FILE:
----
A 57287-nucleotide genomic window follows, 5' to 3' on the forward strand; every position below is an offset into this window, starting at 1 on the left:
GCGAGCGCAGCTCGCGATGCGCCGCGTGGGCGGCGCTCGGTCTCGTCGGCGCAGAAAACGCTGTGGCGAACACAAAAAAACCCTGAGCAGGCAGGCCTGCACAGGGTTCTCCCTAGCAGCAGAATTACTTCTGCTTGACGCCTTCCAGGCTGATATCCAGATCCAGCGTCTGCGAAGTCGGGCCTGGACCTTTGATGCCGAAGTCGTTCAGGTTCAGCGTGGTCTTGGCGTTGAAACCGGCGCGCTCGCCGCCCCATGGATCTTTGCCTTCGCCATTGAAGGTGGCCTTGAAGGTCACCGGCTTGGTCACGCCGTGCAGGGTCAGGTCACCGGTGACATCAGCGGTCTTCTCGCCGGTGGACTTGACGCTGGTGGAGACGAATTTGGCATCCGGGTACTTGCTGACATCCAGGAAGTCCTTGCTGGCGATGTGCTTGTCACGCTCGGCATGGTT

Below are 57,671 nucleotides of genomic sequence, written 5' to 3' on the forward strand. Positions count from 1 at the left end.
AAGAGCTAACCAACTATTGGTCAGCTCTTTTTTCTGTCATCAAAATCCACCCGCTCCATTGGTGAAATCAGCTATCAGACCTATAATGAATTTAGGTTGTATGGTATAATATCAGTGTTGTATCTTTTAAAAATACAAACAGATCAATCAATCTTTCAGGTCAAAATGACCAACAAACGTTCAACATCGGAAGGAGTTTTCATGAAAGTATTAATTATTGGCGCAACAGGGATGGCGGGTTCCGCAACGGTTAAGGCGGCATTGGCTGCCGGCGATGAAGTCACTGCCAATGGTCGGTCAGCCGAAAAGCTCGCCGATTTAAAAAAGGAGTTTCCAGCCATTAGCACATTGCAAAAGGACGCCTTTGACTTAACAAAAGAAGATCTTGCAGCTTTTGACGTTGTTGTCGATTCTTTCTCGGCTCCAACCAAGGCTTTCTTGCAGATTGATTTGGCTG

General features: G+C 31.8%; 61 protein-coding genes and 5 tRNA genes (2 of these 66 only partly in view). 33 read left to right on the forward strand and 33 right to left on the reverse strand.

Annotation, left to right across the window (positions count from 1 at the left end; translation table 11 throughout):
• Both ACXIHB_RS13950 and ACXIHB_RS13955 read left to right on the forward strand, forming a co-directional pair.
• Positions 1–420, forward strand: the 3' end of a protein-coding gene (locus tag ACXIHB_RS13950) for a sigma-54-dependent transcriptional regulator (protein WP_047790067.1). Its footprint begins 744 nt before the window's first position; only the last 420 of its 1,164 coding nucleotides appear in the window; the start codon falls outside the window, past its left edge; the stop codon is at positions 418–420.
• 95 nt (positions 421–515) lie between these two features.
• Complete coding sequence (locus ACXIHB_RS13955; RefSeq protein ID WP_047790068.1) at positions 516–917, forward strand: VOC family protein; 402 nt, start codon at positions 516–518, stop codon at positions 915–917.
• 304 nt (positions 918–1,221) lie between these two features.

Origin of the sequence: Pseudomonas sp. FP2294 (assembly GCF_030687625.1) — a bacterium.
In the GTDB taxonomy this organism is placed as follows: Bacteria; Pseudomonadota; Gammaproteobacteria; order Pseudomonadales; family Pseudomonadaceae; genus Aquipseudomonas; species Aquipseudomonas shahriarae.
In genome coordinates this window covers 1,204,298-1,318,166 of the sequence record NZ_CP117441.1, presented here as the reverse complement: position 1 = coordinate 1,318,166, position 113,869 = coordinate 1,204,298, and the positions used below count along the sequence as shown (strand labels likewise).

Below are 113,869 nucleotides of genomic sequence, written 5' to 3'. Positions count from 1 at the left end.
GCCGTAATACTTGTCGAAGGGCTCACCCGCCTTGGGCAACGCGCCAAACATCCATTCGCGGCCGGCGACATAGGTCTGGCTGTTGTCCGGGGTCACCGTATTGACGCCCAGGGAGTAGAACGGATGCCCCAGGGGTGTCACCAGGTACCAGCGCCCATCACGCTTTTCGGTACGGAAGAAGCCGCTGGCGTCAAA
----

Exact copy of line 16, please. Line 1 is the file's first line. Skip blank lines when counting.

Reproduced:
GCCGTAATACTTGTCGAAGGGCTCACCCGCCTTGGGCAACGCGCCAAACATCCATTCGCGGCCGGCGACATAGGTCTGGCTGTTGTCCGGGGTCACCGTATTGACGCCCAGGGAGTAGAACGGATGCCCCAGGGGTGTCACCAGGTACCAGCGCCCATCACGCTTTTCGGTACGGAAGAAGCCGCTGGCGTCAAA